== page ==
If the Treasury lowers bond rates, the opposite scenario will play out. Imagine the Treasury announces that $1,000 bonds will now have 1% interest rates. Investors know that they’re better off buying your bond than bonds from the Treasury because your bond accrues more interest. With more competition for your bond, you can sell to the highest bidder. The bond you bought for $1,000 might now be worth $1,100 to an investor who wants to hold onto it until it matures. The investor who buys your bond for $1,100 will still receive $1,000 when he sells it. However, right now, it’s worth $1,100 because interest is on the decline and an investor wants to secure his money at a higher rate.
Most mortgage lenders keep their interest rates a bit higher than bond interest rates because they tend to attract similar investors. Both bond investors and real estate investors want their investment to have collateral. When bond prices drop, it means that bond interest rates are on the rise. By extension, this also means that mortgage interest rates rise, too. On the other hand, if the secondary bond market is strong and bond prices are high, it means that bond interest rates are low. This lowers mortgage interest rates.
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Which Mortgages Are Affected By Bonds?
Not every type of mortgage will feel the effect of Treasury bond rates. Bond prices only influence fixed-rate mortgage loans. This is because mortgage lenders only peg fixed interest rates to bond rates. Let’s say you’re considering an adjustable rate mortgage. You’ll need to consider the Federal Reserve’s most recent interest rate decision. You’ll pay less for your mortgage loan if the Federal Reserve decides to cut interest rates on the federal loans available to banks. If federal rates go up, you’ll pay more.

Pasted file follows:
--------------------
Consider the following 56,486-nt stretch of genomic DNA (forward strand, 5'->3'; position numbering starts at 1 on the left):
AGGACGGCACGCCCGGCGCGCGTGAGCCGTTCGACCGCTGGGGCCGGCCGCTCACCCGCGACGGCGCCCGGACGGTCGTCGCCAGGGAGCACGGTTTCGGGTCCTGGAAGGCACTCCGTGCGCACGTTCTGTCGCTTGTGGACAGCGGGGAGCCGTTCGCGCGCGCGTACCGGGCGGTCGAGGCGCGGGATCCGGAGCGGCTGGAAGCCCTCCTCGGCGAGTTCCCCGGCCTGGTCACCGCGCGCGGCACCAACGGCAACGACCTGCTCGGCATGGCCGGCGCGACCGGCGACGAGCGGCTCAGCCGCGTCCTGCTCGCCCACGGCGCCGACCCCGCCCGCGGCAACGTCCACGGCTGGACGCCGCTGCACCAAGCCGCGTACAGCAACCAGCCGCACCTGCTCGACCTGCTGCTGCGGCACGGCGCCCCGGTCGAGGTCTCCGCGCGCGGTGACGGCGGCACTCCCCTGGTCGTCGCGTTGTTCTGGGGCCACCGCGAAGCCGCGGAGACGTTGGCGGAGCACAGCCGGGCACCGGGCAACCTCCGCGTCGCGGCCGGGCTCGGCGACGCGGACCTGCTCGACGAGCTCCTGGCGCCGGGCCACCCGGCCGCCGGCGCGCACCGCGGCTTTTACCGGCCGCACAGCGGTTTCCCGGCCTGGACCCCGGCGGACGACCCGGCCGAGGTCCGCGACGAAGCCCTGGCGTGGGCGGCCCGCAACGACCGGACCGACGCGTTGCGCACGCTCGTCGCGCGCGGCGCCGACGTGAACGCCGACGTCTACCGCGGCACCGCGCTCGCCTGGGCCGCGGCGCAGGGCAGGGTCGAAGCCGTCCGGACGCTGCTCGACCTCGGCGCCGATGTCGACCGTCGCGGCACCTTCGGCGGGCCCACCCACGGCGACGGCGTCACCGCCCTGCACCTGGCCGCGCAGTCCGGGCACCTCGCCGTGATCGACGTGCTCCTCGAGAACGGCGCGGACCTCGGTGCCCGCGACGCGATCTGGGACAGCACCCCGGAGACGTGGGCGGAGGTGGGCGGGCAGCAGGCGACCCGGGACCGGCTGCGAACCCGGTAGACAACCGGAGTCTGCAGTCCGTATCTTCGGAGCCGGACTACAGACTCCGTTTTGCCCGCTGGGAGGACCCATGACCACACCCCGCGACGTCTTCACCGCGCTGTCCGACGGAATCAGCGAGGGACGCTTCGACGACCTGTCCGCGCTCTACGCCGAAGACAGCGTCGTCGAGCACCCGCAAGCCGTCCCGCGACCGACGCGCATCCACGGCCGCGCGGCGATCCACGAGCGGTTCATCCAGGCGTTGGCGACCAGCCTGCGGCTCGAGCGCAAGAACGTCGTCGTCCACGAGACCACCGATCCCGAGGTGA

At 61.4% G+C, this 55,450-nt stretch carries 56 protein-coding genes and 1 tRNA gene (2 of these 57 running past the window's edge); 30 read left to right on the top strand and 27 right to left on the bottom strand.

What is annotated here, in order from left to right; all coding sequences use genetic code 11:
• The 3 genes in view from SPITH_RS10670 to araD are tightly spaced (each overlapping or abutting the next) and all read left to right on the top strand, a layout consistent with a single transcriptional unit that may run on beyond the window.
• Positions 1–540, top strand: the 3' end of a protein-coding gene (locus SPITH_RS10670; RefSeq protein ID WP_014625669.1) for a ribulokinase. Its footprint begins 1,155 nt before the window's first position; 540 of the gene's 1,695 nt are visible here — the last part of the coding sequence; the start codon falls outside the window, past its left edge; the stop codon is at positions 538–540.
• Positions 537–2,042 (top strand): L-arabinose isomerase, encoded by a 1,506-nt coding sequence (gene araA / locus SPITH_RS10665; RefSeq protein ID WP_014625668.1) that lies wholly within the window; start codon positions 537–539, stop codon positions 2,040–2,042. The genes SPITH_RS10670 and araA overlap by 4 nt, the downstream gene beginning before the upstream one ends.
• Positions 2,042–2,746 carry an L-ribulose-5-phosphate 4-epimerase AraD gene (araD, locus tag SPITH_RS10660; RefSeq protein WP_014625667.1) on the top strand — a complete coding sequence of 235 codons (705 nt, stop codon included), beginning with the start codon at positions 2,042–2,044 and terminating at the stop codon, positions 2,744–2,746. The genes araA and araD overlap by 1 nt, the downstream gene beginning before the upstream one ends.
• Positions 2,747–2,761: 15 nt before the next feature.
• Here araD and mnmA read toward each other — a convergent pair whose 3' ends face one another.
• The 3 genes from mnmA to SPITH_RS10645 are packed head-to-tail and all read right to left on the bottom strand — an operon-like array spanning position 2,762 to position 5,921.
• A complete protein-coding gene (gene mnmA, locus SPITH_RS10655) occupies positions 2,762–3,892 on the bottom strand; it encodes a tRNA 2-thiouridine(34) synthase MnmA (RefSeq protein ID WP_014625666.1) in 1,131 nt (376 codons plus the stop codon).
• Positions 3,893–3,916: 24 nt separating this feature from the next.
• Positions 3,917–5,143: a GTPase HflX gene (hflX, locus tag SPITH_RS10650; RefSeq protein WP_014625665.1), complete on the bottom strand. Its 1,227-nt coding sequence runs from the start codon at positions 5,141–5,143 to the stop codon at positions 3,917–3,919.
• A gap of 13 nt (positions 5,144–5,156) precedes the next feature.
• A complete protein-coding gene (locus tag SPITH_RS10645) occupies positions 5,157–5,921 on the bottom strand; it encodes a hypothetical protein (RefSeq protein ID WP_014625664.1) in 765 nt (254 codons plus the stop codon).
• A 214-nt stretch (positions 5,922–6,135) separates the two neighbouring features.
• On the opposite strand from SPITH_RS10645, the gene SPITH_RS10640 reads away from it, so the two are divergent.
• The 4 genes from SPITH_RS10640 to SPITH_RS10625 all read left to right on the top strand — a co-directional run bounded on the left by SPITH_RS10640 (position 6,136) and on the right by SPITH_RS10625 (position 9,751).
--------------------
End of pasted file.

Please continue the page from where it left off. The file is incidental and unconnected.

As an individual, you cannot control how the bond market moves. However, you can control which mortgage lender you work with. Compare different lenders and take a look at all of your interest rate options before you choose which company you want to work with. Choose a lender with a solid reputation and affordable rates. You’ll feel the effects of your lender’s customer service team and personal policies much more strongly than the movement of the bond market when you manage your loan.
Bond prices have an inverse relationship with mortgage interest rates. As bond prices go up, mortgage interest rates go down and vice versa. This is because mortgage lenders tie their interest rates closely to Treasury bond rates. When bond interest rates are high, the bond is less valuable on the secondary market. This causes mortgage interest rates to rise. The value of each bond goes up when bond interest rates fall again. This causes mortgage lenders to lower their rates.
Bond prices only affect fixed-rate mortgage loans. Decisions made by the Federal Reserve affect the prices of ARM loans. Your lender choice is much more influential when it comes to picking the best mortgage loan than bond or Reserve rates.